What editorial writers are saying about the politics of Medicare

After a Democrat won a House seat in a Republican New York district, many saw the vote as opposition to GOP Medicare reform proposals.

Posted June 6, 2011.

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Editorial writers say the election is a measure of the political fallout of a plan, passed in the Republican-led House but rejected in the Democratic-led Senate, by Paul Ryan (R, Wis.) that would create a privatized voucher system for Medicare.

On Medicare, GOP gets a taste of its own medicine

One political party overwhelmingly favors a dramatic change to how health care is delivered in this country. The other denounces it, and polls show the public opposes it, too. Yet proponents stick to their guns -- and voters punish them for it. A description of the 2010 mid-term elections and the effect of President Obama's health care reform initiative on Democrats in Congress? No, that's what is happening right now with the Republicans and proposed changes to Medicare. Irony, thy name is Washington. Make no mistake, [the May 24] shocking Democratic victory in upstate New York's 26th district where GOP voters hold a big majority was driven by Rep. Paul Ryan's plan to privatize Medicare and not by the presence of a third-party candidate. The Baltimore Sun, May 26

Medicare pushback

The extreme Republican proposal to turn Medicare into a private voucher program is attracting broad public resistance, in Ohio and across the country. GOP lawmakers can continue to peddle a prescription that most Americans reject. Or they can work with the Obama administration and congressional Democrats on real solutions to strengthen the solvency of the government health insurance plan that serves 47.5 million elderly and disabled citizens. ... On [May 24], a Democrat won a special election in a heavily Republican congressional district in New York. She based her successful campaign largely on her opposition to the GOP proposal, which she argued would "decimate" Medicare. Her victory could prove as significant as the special-election upset win last year by Sen. Scott Brown (R., Mass.), who campaigned against ObamaCare. Other GOP candidates adopted that strategy successfully last November. The Toledo (Ohio) Blade, May 26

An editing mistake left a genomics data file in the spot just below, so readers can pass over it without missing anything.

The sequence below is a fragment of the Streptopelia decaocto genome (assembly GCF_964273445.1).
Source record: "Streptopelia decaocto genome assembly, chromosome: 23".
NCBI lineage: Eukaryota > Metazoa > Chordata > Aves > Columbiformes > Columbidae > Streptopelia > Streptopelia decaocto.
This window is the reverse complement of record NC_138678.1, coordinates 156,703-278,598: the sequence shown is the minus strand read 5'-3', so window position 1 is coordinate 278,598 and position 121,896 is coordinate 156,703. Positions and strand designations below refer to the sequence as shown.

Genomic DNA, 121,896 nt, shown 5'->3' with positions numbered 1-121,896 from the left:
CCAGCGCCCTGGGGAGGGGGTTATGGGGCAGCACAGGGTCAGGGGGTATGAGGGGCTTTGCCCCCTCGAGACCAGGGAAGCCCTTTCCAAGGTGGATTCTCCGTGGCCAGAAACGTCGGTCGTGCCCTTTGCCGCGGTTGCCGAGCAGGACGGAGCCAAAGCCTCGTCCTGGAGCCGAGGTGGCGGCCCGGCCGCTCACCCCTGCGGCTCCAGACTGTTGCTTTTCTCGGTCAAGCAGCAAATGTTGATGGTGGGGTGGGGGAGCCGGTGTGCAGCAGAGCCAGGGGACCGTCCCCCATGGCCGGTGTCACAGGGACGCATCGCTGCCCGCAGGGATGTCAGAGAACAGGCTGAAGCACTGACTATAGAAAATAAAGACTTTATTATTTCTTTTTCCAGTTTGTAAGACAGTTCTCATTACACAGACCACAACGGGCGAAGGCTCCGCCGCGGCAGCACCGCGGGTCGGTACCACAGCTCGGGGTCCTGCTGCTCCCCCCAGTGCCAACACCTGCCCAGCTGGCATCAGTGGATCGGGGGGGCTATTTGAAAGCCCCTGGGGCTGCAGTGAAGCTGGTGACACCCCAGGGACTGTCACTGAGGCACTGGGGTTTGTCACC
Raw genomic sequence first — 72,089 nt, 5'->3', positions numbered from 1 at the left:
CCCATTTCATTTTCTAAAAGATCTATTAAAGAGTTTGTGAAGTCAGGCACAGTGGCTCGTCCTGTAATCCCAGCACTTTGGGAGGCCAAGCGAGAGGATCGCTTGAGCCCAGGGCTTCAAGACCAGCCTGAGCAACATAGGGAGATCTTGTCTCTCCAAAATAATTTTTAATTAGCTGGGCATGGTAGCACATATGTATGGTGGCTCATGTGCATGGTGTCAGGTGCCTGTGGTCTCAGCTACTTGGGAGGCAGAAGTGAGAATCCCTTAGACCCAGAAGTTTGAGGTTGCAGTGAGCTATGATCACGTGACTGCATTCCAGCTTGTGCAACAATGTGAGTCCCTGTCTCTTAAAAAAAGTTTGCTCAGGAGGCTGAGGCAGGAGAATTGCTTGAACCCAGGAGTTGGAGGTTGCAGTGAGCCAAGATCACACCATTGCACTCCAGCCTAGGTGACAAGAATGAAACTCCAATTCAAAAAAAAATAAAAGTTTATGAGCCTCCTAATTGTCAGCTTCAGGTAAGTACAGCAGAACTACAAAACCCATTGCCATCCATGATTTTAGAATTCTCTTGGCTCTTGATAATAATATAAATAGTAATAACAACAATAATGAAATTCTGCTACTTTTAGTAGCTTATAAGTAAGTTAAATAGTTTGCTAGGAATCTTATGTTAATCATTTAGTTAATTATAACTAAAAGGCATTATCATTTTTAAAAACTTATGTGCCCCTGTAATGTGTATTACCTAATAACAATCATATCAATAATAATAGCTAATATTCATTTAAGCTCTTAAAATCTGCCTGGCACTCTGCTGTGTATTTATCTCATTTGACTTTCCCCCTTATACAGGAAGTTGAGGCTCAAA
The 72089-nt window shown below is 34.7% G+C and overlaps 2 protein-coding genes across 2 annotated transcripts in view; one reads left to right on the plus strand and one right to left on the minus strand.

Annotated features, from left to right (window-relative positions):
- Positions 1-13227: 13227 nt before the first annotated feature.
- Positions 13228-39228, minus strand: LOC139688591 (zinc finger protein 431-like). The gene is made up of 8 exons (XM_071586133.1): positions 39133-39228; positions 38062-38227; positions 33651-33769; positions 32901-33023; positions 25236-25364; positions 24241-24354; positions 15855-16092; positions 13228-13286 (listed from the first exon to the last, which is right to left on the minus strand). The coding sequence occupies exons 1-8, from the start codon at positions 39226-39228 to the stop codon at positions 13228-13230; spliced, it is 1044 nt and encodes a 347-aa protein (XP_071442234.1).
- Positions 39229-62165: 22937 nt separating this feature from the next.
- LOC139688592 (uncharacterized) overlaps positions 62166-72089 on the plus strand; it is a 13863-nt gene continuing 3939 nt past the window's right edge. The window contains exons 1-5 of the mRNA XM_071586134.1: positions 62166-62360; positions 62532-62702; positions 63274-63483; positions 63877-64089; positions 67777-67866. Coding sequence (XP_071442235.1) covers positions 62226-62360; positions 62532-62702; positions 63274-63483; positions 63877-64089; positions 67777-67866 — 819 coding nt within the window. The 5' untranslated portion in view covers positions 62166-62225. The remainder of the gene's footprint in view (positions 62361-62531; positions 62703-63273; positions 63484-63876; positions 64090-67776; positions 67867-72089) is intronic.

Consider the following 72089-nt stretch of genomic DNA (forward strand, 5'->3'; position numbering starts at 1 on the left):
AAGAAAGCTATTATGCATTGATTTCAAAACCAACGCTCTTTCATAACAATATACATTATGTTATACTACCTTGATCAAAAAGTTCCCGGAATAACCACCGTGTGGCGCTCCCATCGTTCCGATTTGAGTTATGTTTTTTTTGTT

Dems can't just scare Granny; voters must face facts as well

The election [of Democrat Kathy Hochul] confirms a long-term trend: When presented with candidates who feign outrage over deficits but offer only false, piddling solutions such as cutting Planned Parenthood or NPR, voters are enthusiastically on board. When presented with candidates of either party who propose either tax increases or changes to entitlements -- both of which will be necessary to balance the budget -- voters run in the other direction. As long as the public refuses to acknowledge the need for real sacrifice, elected officials will, too. The Boston Globe, May 26

Now, the real work for Hochul

[Medicare and Social Security] are broken and, as [Republican candidate Jane] Corwin demonstrated again, Republicans don't seem able to do the fixing. By and large, they are not friends of these programs; and Americans, for the most part, don't trust them to act in the programs' behalf. That leaves it to Democrats; if they don't act, the programs will wither. Acting won't be easy. President Obama pledged to attack the problem of entitlements during his 2008 campaign, but he has been AWOL on the issue. ... It's hard to say how long [Kathy] Hochul will be around to fix Social Security and Medicare. It is a Republican district, after all, and even worse for Hochul, one that could be liquidated by redistricting before the 2012 elections. The Buffalo (N.Y.) News, May 26

Interpreting the Medicare message in New York election

Early polls had [Kathy] Hochul well behind GOP nominee Jane Corwin, a state assemblywoman. Then the Democrat began to hammer Corwin about the Medicare proposal advanced by House Budget Chair Paul Ryan. That doesn't mean Medicare is the wedge issue of 2012, or that other factors won't matter more other places. But some liberal groups spun Hochul's win as a message to Democrats not even to consider changes to Medicare or Social Security as part of a long-term budget fix. That's a profound mistake. The Plain Dealer (Cleveland), May 26

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